A Mystery Solved? (Part 1)

“It is the brain, the little gray cells on which one must rely. One must seek the truth within – – not without.” ~ Poirot – Agatha Christie

Genealogy research is hard, time-consuming work. For some, the work is enjoyable, but nonetheless, it can be very hard, and occasionally mind-numbing. Doing genealogy research is part records collection, intuition and plain old detective work. Analysis of collected records is an integral part of the process. Having the largest archive in the world means nothing, records must be organized in some way and then analyzed; otherwise, they are just ink on paper. At some point, every researcher must stop and analyze what they have collected. Documents exist in an historical context. They answer questions and generate more.

One of my biggest genealogy challenges over the years has been tracing the family of my grandmother Gladys. She was an excellent archivist of the papers relating to the Yegerlehner family, but she left much of her own family’s history in the shadows. She did not have a positive relationship with her father so it was not particularly surprising that few artifacts survived. I inherited a two page, written family chart and some photographs from the Foster side of the family. On her mother’s side, even less was left behind. Gladys had a close relationship with her mother so the lack of information was distressing at first. A handful of photographs and some old quilts are all that remain. When I started my genealogy journey in 1994, I asked Gladys for information about her family. She sent me a copy of her birth certificate that included her parents’ names: Emma Laughead and J. E. Foster. Over a year ago, I wrote a post about what I knew about the Laughead family. Since then, I have earned my Genealogical Research Certificate from Boston University, completed over 1/3 of the ProGen program, and begun working as a professional genealogist. In addition, I began DNA testing all of my immediate family members (and beyond).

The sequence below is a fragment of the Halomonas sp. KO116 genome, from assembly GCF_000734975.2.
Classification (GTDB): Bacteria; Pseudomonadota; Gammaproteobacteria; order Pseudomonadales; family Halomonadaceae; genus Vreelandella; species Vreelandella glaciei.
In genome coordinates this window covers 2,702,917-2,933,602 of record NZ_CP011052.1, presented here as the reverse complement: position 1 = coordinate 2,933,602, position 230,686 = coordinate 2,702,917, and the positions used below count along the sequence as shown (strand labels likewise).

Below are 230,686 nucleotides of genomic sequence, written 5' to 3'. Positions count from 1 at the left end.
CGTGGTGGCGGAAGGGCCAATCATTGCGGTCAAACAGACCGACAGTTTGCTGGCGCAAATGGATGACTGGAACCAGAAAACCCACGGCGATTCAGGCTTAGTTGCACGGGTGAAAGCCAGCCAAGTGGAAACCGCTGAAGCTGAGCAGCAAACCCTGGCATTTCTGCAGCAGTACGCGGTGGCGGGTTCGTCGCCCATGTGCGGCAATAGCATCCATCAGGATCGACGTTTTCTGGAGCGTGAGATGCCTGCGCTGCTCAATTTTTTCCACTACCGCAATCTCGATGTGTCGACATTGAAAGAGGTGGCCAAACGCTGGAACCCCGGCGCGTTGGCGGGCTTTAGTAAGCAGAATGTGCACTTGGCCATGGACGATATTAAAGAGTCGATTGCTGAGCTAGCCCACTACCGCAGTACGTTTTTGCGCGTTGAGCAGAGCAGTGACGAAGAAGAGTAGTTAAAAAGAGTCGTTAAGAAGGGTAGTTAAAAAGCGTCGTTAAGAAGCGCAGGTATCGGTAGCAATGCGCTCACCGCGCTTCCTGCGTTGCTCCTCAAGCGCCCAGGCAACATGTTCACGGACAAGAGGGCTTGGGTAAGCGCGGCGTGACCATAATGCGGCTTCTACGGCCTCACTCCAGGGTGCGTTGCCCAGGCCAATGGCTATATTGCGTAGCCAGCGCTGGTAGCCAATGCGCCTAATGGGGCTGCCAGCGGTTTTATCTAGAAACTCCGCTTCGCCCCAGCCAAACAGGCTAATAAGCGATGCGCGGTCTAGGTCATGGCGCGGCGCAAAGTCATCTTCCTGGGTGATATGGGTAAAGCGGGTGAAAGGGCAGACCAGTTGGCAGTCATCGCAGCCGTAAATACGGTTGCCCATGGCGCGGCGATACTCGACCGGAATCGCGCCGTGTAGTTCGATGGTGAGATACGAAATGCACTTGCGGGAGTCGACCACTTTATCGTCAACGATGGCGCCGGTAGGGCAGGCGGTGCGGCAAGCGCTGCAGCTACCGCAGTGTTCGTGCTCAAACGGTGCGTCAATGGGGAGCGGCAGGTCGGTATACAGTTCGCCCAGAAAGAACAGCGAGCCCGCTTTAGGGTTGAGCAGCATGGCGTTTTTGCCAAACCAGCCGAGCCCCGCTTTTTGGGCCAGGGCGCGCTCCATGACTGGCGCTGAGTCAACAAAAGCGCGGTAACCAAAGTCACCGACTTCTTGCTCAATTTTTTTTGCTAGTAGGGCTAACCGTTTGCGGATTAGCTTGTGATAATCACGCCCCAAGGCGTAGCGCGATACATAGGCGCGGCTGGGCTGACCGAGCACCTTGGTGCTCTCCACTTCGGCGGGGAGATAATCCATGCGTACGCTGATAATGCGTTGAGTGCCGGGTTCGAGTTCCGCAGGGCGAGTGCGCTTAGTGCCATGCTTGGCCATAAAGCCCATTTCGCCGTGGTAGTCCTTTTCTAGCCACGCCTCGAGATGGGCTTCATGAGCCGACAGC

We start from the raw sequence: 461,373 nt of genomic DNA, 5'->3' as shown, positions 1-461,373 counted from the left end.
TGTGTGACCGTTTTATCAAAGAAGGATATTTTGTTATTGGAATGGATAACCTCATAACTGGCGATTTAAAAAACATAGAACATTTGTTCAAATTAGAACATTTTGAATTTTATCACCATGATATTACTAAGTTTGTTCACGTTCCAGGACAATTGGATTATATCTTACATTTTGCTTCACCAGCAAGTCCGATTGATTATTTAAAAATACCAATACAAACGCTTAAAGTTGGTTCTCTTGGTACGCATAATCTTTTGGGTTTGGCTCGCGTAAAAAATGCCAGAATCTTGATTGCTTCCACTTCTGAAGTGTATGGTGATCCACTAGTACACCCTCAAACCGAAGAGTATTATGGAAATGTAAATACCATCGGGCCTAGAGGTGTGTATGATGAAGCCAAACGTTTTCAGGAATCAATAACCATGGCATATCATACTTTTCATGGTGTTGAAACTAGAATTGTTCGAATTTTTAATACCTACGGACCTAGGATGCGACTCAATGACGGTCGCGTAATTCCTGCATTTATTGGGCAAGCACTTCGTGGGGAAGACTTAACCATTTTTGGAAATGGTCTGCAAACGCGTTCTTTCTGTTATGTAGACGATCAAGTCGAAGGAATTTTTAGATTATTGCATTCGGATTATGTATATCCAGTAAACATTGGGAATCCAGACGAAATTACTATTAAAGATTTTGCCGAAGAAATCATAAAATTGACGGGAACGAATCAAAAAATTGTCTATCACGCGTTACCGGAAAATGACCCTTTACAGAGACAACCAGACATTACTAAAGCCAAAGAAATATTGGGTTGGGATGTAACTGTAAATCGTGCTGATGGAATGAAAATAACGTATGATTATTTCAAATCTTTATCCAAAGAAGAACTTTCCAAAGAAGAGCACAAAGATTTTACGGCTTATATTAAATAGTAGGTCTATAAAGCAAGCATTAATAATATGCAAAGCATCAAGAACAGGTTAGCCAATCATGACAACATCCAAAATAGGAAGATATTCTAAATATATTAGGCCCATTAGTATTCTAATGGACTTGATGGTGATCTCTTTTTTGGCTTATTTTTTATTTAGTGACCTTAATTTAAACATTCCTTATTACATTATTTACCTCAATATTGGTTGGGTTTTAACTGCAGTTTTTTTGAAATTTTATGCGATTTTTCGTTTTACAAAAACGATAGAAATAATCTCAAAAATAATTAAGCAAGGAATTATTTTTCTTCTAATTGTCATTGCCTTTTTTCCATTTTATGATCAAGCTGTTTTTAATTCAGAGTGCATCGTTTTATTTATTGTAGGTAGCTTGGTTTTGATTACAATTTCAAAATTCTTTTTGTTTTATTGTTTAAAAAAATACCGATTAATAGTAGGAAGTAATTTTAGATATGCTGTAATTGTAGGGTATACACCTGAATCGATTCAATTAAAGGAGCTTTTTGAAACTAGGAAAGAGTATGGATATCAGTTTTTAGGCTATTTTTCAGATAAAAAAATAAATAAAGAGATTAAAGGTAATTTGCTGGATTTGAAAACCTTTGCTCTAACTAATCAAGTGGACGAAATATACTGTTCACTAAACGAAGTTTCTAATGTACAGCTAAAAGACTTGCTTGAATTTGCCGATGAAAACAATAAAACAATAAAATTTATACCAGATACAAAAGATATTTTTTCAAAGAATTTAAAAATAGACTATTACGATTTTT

Foster, Gladys - Birth, 1905

Gladys’ birth certificate

 

With my newly developed skills, and hundreds of DNA cousins, my quest to find the parents of Joseph Laughead intensified.  The last few months have provided me with many new possibilities.

Start with what you know:

Using and creating graphic organizers is a great way to visually present information extracted from documents. Joseph’s life has been hard to trace because of the lack of readily available 19th century records. The family moved around quite frequently. His surname has been spelled both Laughead and Lawhead over the years in various documents. Lots of misinformation has been published as well. For example, just because the SOUNDEX code puts Lawhead, Laughead, and Lloyd in the same grouping, does not mean that the family ever spelled their name Lloyd. Starting with the documents I have already collected over the years, I created a timeline of the known events in Joseph’s life:

  • c1817 – Born in Pennsylvania.
  • 1838 – January 19th married Cassandra Harding in Belmont County, Ohio.
  • c1839 – October 22nd first son Elisha born in Ohio.
  • 1840 – Household of Joseph Laughead of Somerset Township, Belmont County, Ohio consisted of three individuals: one male under 5 years (Elisha), one male 20-29 (Joseph), and one female 20-29 (Cassandra). A John Laughead was enumerated several lines above Joseph.
  • c1840 – January 5th son James Henry born Marietta, Washington County, Ohio.
  • 1842 – November 16th son John William born in Ohio.
  • 1845 – Between 1845-1848 daughter Mary Ellen born in Ohio.
  • 1848 – April 1st A land grant was purchased at the Marietta Land Office; 39.98 acres of land in Monroe County, Ohio, which borders Belmont county to the south. The land is located in the south east corner of the county near the Ohio River.
  • 1850 – February 26th daughter Louisa Jane born in Ohio, likely Guernsey County.
  • 1850 – November 8th Household of Joseph Lawhead of Seneca, Guernsey County consisted of the following individuals: Joseph, Casander, Elisha, James, John, Mary E., Louisa J, and Bathsheba Lawhead. Next door resided the family of William and Ruth Coen and their 2 year old son John.
  • c1852 – son William born in Ohio.
  • 1860 – June 25th Household of Joseph Lawhead of Center Township, Greene County, Indiana consisted of the following individuals: Joseph, Casander, Elisha, James, John, Mary, Louisa and William. Next door lived the family of John Lawhead (aged 84, born in Pennsylvania) with Susan, Elisha G. and three Talbots (Ruth, Elizabeth, and William).
  • 1861 – November 3rd son James Henry married Martha Lafoon in Greene County, Indiana.
  • 1863 – November 26th son Elisha married Sarah Reynolds in Greene County, Indiana.
  • 1866 – September 2nd son John William married Elizabeth Abbie Abrahms.